The following experts have contributed answers to this edition of Ask UXmatters:
- Steven Hoober—Mobile Interaction Designer and Owner at 4ourth Mobile; author of Designing Mobile Interfaces; UXmatters columnist
- Peter Hornsby—UX Consultant at Friends Life; UXmatters columnist
- Bob Hotard—Lead eCommerce Web Design Architect at att.com; Technology and Production Chair, TEDxSanAntonio
- Adrian Howard—Generalizing Specialist in Agile/UX
Q: Recently, we’ve seen an influx of rapid design tools, the birth of the mobile-first strategy, and the growth of responsive Web design (RWD), which by its nature, simplifies content, layout, and overall user flows. On the other hand, communicating that RWD concept to stakeholders becomes a little more complex when a site shifts to a larger breakpoint. How is RWD changing the approach to corporate UX design?—from a UXmatters reader
“I think everyone understands the concept of starting with a mobile design—a small screen, simple interactions, and less content,” answers Bob. “But when you already have a traditional desktop design in production, you really have to take the approach of reconstructing each module, page, or application flow with RWD. Ask yourself, How would I reinvent this page if I were designing it for the first time for a mobile device? That will put you in right mindset.
“I’ve heard designers describe this frame of mind as mobile up, not desktop down. It forces you to ask the basic questions that, as designers, we always want our business partners to ask: What is the single purpose of the page? What is the primary content, and how should you prioritize the content?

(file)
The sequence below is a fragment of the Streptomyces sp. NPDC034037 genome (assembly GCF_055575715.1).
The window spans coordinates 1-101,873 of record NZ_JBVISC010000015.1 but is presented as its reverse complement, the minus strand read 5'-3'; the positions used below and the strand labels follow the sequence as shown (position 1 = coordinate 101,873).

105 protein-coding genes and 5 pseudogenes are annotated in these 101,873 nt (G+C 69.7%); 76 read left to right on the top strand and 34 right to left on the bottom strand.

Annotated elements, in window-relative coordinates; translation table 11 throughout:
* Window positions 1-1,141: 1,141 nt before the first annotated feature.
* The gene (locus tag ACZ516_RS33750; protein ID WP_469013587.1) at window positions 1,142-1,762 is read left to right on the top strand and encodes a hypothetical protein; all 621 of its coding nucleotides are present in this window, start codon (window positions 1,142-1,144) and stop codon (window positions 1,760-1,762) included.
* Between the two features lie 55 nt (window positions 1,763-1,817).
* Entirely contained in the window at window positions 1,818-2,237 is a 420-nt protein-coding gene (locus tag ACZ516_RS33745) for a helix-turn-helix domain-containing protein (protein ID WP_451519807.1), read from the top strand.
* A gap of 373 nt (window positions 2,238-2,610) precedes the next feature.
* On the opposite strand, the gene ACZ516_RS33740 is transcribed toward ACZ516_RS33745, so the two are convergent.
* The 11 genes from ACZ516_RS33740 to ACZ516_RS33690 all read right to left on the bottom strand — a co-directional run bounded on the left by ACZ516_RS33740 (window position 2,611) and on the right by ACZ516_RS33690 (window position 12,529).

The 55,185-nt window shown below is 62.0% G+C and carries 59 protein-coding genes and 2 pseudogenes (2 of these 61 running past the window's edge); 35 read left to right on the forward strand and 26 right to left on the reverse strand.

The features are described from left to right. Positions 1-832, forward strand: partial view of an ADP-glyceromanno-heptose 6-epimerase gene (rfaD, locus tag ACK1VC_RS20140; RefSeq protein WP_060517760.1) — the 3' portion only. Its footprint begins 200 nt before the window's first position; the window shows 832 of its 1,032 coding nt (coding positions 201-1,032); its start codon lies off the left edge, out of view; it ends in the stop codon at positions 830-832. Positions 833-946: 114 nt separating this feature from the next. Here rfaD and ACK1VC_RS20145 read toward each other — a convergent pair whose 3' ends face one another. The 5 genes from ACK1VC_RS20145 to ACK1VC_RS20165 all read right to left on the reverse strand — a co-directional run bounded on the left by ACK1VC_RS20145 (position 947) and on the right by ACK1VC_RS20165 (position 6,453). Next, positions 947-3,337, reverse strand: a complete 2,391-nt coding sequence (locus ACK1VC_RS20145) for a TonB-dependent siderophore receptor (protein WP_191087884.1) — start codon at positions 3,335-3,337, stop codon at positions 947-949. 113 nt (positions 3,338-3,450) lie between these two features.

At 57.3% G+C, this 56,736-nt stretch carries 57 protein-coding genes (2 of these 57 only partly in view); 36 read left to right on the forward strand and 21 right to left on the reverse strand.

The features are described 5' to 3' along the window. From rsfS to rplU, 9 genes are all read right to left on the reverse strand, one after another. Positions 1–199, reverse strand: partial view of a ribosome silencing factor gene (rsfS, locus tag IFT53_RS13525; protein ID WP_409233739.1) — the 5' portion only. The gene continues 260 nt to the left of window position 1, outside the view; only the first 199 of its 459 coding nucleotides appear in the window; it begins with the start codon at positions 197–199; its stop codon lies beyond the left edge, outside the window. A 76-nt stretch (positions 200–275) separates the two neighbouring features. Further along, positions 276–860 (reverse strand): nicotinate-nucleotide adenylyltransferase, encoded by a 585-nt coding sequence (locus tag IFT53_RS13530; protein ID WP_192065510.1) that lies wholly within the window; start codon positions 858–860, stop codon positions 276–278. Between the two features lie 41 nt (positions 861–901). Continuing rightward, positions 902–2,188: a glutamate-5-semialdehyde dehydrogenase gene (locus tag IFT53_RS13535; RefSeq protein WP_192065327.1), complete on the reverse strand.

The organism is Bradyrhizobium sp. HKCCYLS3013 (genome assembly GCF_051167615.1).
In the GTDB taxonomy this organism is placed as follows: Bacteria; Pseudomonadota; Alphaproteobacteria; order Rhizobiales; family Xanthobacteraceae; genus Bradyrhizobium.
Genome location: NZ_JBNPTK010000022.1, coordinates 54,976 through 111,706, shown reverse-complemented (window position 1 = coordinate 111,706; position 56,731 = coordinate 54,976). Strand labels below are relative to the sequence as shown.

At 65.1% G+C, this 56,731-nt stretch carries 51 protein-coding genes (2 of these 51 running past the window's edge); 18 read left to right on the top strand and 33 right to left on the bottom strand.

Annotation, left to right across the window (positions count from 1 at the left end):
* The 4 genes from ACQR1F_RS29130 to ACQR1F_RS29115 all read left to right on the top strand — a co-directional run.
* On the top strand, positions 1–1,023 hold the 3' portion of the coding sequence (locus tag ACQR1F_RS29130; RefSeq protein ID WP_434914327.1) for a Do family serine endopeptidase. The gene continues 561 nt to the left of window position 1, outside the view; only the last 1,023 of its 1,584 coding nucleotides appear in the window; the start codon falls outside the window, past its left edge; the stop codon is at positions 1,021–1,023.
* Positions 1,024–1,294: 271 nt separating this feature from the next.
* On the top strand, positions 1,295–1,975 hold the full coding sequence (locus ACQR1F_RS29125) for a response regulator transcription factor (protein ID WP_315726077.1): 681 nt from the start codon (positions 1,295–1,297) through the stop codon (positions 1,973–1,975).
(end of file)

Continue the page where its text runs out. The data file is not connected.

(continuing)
“Since attending Luke Wroblewski’s ‘Mobile First’ workshop, I now ask: What is your 1, 2, 3? When I show product owners a block wireframe of the teeny, tiny iPhone screen, they usually see right away that, for example, only 1 and part of 2 will initially be visible, and 3 after a swipe—and that’s okay. This demonstration hits home. I have found that, in this context, product owners immediately get the picture of straightforward content, simple interactions, and clean visuals. Then it becomes much easier to communicate, illustrate, and demo the expansion of a tablet breakpoint, and finally, a fluid, adaptable desktop version. But creative is only part of the plan.
“I recently tweeted, ‘If you’re in corporate Web design and considering converting to RWD, get ready for future shock,’” continues Bob. “RWD is forcing all of us in the corporate arena to look at our design process, our deliverables, and how we interact with developers, testers, and release management. If your company’s response is ‘Oh great! Now we have to create three wireframes, comps, and content documents for every page.’ they’re missing the boat—and unfortunately, it’s a speed boat with a wide turn radius. It would be wise to consider modifying your creative process as well as your development and testing methods. It really is a culture shift, and it is all for the good. But as with all change, this is rarely easy, and people may not be ready to embrace it.”